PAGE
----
The Sveriges Riksbank Prize in Economic Sciences in Memory of Alfred Nobel 1996
James A. Mirrlees, William Vickrey
Born: 21 June 1914, Victoria, BC, Canada
Died: 11 October 1996, Harrison, NY, USA
Affiliation at the time of the award: Columbia University, New York, NY, USA
Prize motivation: "for their fundamental contributions to the economic theory of incentives under asymmetric information"
Field: Economics of information
Contribution: Developed methods of analyzing the problems of incomplete, or asymmetrical, information. Specialized in work in optimal taxation.
William S. Vickrey was born in
Victoria, British Columbia, in 1914. His elementary and secondary
education were in Europe and the United States, with graduation
Andover Academy in 1931. He received a B.S. in mathematics
from Yale in
1935, followed by graduate work in economics at Columbia
University from 1935 to 1937, when he received the M.A.
degree. He then worked for the National Resources Planning Board in Washington and
the Division of Tax Research in the U.S. Treasury
A conscientious objector during World War II, he spent part of his alternate service designing a new inheritance tax for Puerto Rico. Columbia University awarded him the Ph.D. in economics in 1948. His doctoral dissertation, Agenda for Progressive Taxation, was reprinted as an "economic classic" in 1972.
In 1946 he began his teaching career at Columbia University as a lecturer in economics. He became a full professor in 1958 and was named McVickar Professor of Political Economy in 1971. He was chairman of the Department of Economics from 1964 to 1967 and retired as McVickar Professor Emeritus in 1982.
A long career of research covered a large range of subjects. The first of many involving efficient pricing of public utilities done in 1939 and 1940 for the Twentieth Century Fund dealt with electric power. In 1951, he studied transit fares in New York City for The Mayor's Committee on Management Survey. He was a member of the 1950 Shoup mission that developed a comprehensive program for revising the tax system of Japan. He lectured widely and served as a consultant in the United States and overseas and to the United Nations.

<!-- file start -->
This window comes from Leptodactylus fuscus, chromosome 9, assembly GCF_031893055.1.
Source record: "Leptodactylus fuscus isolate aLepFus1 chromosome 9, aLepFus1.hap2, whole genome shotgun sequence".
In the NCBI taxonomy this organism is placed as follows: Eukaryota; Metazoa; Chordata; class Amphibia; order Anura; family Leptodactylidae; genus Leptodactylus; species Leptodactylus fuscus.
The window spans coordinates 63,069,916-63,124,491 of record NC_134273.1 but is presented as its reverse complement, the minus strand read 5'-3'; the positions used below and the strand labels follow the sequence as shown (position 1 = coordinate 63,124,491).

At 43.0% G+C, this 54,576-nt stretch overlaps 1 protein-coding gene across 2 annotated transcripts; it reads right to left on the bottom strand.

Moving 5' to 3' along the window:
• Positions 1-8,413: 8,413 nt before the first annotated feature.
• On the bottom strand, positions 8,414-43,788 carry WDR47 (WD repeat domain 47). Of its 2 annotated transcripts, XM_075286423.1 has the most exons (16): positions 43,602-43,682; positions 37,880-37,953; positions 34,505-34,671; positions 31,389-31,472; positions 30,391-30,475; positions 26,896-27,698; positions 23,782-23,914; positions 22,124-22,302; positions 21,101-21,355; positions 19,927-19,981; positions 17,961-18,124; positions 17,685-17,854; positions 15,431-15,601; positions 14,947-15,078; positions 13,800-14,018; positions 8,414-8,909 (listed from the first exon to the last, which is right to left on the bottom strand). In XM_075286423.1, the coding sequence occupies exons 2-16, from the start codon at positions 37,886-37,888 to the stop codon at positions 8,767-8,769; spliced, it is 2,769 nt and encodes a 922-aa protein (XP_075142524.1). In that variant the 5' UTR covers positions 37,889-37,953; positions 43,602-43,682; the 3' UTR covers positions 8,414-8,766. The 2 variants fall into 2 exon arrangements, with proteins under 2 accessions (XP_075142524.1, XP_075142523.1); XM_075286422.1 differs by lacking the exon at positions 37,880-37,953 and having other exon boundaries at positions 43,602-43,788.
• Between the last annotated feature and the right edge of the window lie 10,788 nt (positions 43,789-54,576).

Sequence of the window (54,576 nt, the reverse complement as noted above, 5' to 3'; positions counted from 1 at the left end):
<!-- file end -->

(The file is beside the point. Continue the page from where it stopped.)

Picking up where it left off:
He was elected to the National Academy of Sciences and in 1992 served as president of the American Economic Association. He was a Fellow of the Econometric Society and received an honorary degree from the University of Chicago in 1979.
He was a founding member of Taxation, Resources, and Economic Development and was a member of many professional and civic organizations and an active supporter of organizations promoting world peace. He belonged to The Religious Society of Friends.
A 1994 volume, Public Economics Cambridge University Press, contains a complete bibliography; it lists eight books, 139 articles, 27 reviews, and 61 unpublished articles and notes.
He was married to Cecile Thompson in 1951. They lived in Hastings-on-Hudson in New York. He died in October 1996.
From Les Prix Nobel. The Nobel Prizes 1996, Editor Tore Frängsmyr, [Nobel Foundation], Stockholm, 1997
This autobiography/biography was written at the time of the award and later published in the book series Les Prix Nobel/Nobel Lectures. The information is sometimes updated with an addendum submitted by the Laureate.
William Vickrey died on October 11, 1996.
Copyright © The Nobel Foundation 1996
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